It’s 50 years since I first laid a hedge, taught by a farming veteran who claimed to have ploughed every field in the parish with a horse. With half a mile to lay this winter, I have to pace myself; two hours wielding the chainsaw and billhook, however satisfying, are enough for this 63-year-old (four years older than average) farmer.
Interspersed with the hedge laying, I am meeting potential trainees to join our team in the new year as students of regenerative agriculture. A far cry from the conservative, Barbour-and-tweed agricultural students of my youth, these are all thoughtful, radical young people making sharp turns in their careers – wanting to be part of the solution, rather than part of the problem.
None come from farming backgrounds, so we start the interviews by emphasising the repetitive, physically demanding nature of picking broccoli in January or strawberries in June – and the need to keep up with the battle-hardened, more experienced pickers.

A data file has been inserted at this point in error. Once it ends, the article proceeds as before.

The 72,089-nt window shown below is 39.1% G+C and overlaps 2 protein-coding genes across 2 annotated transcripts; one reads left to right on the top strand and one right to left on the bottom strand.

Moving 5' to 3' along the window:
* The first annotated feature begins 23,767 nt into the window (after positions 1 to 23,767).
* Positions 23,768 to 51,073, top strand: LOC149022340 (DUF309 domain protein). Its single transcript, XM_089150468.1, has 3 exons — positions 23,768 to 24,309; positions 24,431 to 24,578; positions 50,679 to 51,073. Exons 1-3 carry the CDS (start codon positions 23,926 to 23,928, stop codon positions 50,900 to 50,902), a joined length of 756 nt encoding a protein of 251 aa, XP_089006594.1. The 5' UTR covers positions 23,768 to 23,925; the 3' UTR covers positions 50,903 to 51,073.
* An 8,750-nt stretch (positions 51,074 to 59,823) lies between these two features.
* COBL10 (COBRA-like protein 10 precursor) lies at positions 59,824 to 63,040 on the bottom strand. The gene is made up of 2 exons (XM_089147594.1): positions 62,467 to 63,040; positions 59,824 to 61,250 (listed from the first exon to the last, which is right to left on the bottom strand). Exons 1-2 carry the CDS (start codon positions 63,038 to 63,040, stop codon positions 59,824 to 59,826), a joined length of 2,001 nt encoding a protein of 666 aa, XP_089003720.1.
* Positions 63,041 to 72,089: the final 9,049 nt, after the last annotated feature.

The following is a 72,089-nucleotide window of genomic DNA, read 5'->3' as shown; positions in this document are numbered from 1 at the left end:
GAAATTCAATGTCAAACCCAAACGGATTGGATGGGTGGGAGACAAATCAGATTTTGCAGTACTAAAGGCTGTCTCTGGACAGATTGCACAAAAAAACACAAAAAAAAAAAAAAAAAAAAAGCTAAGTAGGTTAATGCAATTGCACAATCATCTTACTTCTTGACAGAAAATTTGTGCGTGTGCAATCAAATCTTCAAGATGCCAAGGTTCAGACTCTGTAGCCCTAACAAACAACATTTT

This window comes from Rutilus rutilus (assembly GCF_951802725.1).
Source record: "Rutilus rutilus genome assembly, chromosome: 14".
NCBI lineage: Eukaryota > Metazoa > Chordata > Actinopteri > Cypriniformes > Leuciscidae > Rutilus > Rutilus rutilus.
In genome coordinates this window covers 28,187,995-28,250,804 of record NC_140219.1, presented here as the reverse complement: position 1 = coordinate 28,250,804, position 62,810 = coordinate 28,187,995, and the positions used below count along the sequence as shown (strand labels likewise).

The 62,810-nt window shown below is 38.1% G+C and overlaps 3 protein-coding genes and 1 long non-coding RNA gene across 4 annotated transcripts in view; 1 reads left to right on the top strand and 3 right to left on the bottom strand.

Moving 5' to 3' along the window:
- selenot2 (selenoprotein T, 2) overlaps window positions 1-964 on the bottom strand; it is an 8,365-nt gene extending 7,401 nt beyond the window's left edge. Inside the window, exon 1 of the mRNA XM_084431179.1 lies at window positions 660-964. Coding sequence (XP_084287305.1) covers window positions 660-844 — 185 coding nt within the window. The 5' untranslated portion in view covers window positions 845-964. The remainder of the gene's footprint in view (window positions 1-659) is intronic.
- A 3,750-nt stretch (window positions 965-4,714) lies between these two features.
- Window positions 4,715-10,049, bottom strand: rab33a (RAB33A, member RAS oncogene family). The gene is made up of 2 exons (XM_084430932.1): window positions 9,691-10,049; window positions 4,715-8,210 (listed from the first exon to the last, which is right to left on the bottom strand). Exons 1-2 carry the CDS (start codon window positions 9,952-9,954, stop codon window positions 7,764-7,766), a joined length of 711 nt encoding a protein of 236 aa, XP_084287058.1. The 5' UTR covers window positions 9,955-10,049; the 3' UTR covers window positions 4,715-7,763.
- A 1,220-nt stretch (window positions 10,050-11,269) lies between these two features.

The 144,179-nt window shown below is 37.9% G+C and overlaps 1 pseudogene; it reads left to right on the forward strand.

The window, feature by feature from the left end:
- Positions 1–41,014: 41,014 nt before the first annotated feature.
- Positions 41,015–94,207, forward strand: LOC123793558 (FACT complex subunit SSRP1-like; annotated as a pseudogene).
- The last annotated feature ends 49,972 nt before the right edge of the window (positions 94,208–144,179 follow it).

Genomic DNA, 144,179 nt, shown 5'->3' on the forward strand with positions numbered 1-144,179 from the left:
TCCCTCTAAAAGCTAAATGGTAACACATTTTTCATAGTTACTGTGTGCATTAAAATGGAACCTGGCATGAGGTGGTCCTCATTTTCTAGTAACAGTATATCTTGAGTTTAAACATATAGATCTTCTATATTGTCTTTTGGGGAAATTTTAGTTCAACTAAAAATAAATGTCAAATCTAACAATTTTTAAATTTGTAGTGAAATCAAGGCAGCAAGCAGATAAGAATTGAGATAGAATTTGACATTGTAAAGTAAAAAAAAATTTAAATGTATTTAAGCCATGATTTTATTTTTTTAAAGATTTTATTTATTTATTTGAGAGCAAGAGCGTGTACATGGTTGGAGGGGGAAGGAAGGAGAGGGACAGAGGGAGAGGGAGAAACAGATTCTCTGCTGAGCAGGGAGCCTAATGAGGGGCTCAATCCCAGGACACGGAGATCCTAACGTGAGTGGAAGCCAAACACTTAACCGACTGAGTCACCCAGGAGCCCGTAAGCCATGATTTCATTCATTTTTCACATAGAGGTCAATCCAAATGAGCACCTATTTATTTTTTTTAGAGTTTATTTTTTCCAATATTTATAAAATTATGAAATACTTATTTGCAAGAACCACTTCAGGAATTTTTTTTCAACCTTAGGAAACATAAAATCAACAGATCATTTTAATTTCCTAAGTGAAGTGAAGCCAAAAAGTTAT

Ten years ago, I would have been speaking to hopelessly unrealistic lifestylers with no concept of farm work, who would not have lasted a week. Today, they have a new determination and realism; perhaps born out of the desperate state we are in, combined with the woeful lack of action they see around them. Saving this planet will take practical skills, hard work, and humility beyond the imagination of most.
In the 1980s, when I gave up my life as a management consultant in New York to return to 60-hour weeks and a damp cottage with an outside bathroom, the countryside was already draining of the highly skilled, but undervalued and underpaid, workers needed to run complex mixed farms. Machinery and agrochemicals took their place, as farms grew ever larger and more specialised – helped by the arrival of skilled Eastern European labour in the 1990s. As they too are driven out, we are facing the question: who will grow our food, lay our hedges, maintain our trees? Who will replace farmers, who now have an average age of 59? Who will transition this industry to meet the needs of a climate and biodiversity crisis?
As much as I admire the courage of our idealistic new entrants, they have a skills mountain to climb. This would be much easier if those who had grown up on the land, plus a few Eastern Europeans, could be persuaded to stay to help them. How do we achieve that? Less romanticisation of a long-lost bucolic idyll, plus better pay, would be a good start.